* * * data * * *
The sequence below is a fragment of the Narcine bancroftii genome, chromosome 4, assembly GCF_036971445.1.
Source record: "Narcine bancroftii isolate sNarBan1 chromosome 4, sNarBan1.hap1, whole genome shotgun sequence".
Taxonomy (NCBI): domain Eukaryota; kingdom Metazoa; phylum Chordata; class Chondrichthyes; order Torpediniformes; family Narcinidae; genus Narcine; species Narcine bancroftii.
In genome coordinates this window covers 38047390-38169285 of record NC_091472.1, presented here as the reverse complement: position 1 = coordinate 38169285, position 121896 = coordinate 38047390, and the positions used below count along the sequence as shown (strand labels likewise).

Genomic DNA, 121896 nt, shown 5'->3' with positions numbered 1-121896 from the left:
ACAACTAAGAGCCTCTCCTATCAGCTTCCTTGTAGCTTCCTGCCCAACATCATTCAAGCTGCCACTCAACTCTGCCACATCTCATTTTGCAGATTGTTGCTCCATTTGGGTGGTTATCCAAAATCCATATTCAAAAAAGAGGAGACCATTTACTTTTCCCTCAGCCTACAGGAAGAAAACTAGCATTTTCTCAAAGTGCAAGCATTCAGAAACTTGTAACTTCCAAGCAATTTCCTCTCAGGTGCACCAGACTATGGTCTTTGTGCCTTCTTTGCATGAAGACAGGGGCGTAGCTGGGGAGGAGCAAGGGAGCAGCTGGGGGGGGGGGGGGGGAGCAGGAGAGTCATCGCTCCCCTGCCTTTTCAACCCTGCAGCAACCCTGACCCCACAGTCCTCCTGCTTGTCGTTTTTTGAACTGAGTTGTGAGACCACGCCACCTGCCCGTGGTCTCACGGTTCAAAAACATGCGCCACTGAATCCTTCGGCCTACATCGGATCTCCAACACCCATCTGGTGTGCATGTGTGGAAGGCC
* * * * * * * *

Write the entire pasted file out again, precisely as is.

The sequence below is a fragment of the Narcine bancroftii genome, chromosome 4, assembly GCF_036971445.1.
Source record: "Narcine bancroftii isolate sNarBan1 chromosome 4, sNarBan1.hap1, whole genome shotgun sequence".
Taxonomy (NCBI): domain Eukaryota; kingdom Metazoa; phylum Chordata; class Chondrichthyes; order Torpediniformes; family Narcinidae; genus Narcine; species Narcine bancroftii.
In genome coordinates this window covers 38047390-38169285 of record NC_091472.1, presented here as the reverse complement: position 1 = coordinate 38169285, position 121896 = coordinate 38047390, and the positions used below count along the sequence as shown (strand labels likewise).

Genomic DNA, 121896 nt, shown 5'->3' with positions numbered 1-121896 from the left:
ACAACTAAGAGCCTCTCCTATCAGCTTCCTTGTAGCTTCCTGCCCAACATCATTCAAGCTGCCACTCAACTCTGCCACATCTCATTTTGCAGATTGTTGCTCCATTTGGGTGGTTATCCAAAATCCATATTCAAAAAAGAGGAGACCATTTACTTTTCCCTCAGCCTACAGGAAGAAAACTAGCATTTTCTCAAAGTGCAAGCATTCAGAAACTTGTAACTTCCAAGCAATTTCCTCTCAGGTGCACCAGACTATGGTCTTTGTGCCTTCTTTGCATGAAGACAGGGGCGTAGCTGGGGAGGAGCAAGGGAGCAGCTGGGGGGGGGGGGGGGGAGCAGGAGAGTCATCGCTCCCCTGCCTTTTCAACCCTGCAGCAACCCTGACCCCACAGTCCTCCTGCTTGTCGTTTTTTGAACTGAGTTGTGAGACCACGCCACCTGCCCGTGGTCTCACGGTTCAAAAACATGCGCCACTGAATCCTTCGGCCTACATCGGATCTCCAACACCCATCTGGTGTGCATGTGTGGAAGGCC